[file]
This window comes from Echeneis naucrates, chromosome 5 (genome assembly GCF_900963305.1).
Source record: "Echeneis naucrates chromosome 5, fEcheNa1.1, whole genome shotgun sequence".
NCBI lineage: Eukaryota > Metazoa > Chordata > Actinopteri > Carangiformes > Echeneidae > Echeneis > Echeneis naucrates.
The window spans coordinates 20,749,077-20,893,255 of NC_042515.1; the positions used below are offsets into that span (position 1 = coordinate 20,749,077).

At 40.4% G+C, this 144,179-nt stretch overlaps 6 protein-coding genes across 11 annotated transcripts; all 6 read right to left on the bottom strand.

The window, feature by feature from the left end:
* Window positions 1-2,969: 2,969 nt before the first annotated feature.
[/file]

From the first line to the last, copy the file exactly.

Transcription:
This window comes from Echeneis naucrates, chromosome 5 (genome assembly GCF_900963305.1).
Source record: "Echeneis naucrates chromosome 5, fEcheNa1.1, whole genome shotgun sequence".
NCBI lineage: Eukaryota > Metazoa > Chordata > Actinopteri > Carangiformes > Echeneidae > Echeneis > Echeneis naucrates.
The window spans coordinates 20,749,077-20,893,255 of NC_042515.1; the positions used below are offsets into that span (position 1 = coordinate 20,749,077).

At 40.4% G+C, this 144,179-nt stretch overlaps 6 protein-coding genes across 11 annotated transcripts; all 6 read right to left on the bottom strand.

The window, feature by feature from the left end:
* Window positions 1-2,969: 2,969 nt before the first annotated feature.